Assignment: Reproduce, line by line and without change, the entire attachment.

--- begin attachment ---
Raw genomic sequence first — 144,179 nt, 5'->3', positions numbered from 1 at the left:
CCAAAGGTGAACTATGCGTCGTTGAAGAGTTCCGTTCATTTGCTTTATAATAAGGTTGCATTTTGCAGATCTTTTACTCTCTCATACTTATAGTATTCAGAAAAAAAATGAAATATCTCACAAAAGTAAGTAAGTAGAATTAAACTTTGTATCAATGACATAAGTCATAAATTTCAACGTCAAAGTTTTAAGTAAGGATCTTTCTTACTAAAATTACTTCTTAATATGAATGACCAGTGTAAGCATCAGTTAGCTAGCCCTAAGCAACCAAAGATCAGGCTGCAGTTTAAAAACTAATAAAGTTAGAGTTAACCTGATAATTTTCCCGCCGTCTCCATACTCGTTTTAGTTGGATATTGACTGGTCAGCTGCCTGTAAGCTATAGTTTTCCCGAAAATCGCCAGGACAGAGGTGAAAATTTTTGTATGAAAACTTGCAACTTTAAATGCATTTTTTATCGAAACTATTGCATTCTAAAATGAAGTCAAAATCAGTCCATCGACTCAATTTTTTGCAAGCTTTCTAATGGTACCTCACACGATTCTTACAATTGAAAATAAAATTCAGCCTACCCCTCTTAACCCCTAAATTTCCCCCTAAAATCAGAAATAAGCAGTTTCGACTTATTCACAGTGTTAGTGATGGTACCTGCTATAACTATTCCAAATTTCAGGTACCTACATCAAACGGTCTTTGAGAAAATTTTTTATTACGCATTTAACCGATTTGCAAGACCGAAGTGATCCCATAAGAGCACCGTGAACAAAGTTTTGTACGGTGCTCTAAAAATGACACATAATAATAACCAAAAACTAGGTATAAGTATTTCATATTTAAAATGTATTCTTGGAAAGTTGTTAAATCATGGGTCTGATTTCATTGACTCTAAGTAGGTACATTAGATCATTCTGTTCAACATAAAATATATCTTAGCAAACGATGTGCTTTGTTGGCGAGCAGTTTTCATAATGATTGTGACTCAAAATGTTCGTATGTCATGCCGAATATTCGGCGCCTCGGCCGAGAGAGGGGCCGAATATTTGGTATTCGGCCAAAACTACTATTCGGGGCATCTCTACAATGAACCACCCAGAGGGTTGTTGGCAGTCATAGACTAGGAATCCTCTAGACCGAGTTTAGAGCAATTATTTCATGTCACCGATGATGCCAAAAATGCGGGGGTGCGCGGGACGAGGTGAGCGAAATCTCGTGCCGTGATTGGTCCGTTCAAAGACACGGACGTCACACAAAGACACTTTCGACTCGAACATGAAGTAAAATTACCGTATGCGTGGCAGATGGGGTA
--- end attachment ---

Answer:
Raw genomic sequence first — 144,179 nt, 5'->3', positions numbered from 1 at the left:
CCAAAGGTGAACTATGCGTCGTTGAAGAGTTCCGTTCATTTGCTTTATAATAAGGTTGCATTTTGCAGATCTTTTACTCTCTCATACTTATAGTATTCAGAAAAAAAATGAAATATCTCACAAAAGTAAGTAAGTAGAATTAAACTTTGTATCAATGACATAAGTCATAAATTTCAACGTCAAAGTTTTAAGTAAGGATCTTTCTTACTAAAATTACTTCTTAATATGAATGACCAGTGTAAGCATCAGTTAGCTAGCCCTAAGCAACCAAAGATCAGGCTGCAGTTTAAAAACTAATAAAGTTAGAGTTAACCTGATAATTTTCCCGCCGTCTCCATACTCGTTTTAGTTGGATATTGACTGGTCAGCTGCCTGTAAGCTATAGTTTTCCCGAAAATCGCCAGGACAGAGGTGAAAATTTTTGTATGAAAACTTGCAACTTTAAATGCATTTTTTATCGAAACTATTGCATTCTAAAATGAAGTCAAAATCAGTCCATCGACTCAATTTTTTGCAAGCTTTCTAATGGTACCTCACACGATTCTTACAATTGAAAATAAAATTCAGCCTACCCCTCTTAACCCCTAAATTTCCCCCTAAAATCAGAAATAAGCAGTTTCGACTTATTCACAGTGTTAGTGATGGTACCTGCTATAACTATTCCAAATTTCAGGTACCTACATCAAACGGTCTTTGAGAAAATTTTTTATTACGCATTTAACCGATTTGCAAGACCGAAGTGATCCCATAAGAGCACCGTGAACAAAGTTTTGTACGGTGCTCTAAAAATGACACATAATAATAACCAAAAACTAGGTATAAGTATTTCATATTTAAAATGTATTCTTGGAAAGTTGTTAAATCATGGGTCTGATTTCATTGACTCTAAGTAGGTACATTAGATCATTCTGTTCAACATAAAATATATCTTAGCAAACGATGTGCTTTGTTGGCGAGCAGTTTTCATAATGATTGTGACTCAAAATGTTCGTATGTCATGCCGAATATTCGGCGCCTCGGCCGAGAGAGGGGCCGAATATTTGGTATTCGGCCAAAACTACTATTCGGGGCATCTCTACAATGAACCACCCAGAGGGTTGTTGGCAGTCATAGACTAGGAATCCTCTAGACCGAGTTTAGAGCAATTATTTCATGTCACCGATGATGCCAAAAATGCGGGGGTGCGCGGGACGAGGTGAGCGAAATCTCGTGCCGTGATTGGTCCGTTCAAAGACACGGACGTCACACAAAGACACTTTCGACTCGAACATGAAGTAAAATTACCGTATGCGTGGCAGATGGGGTA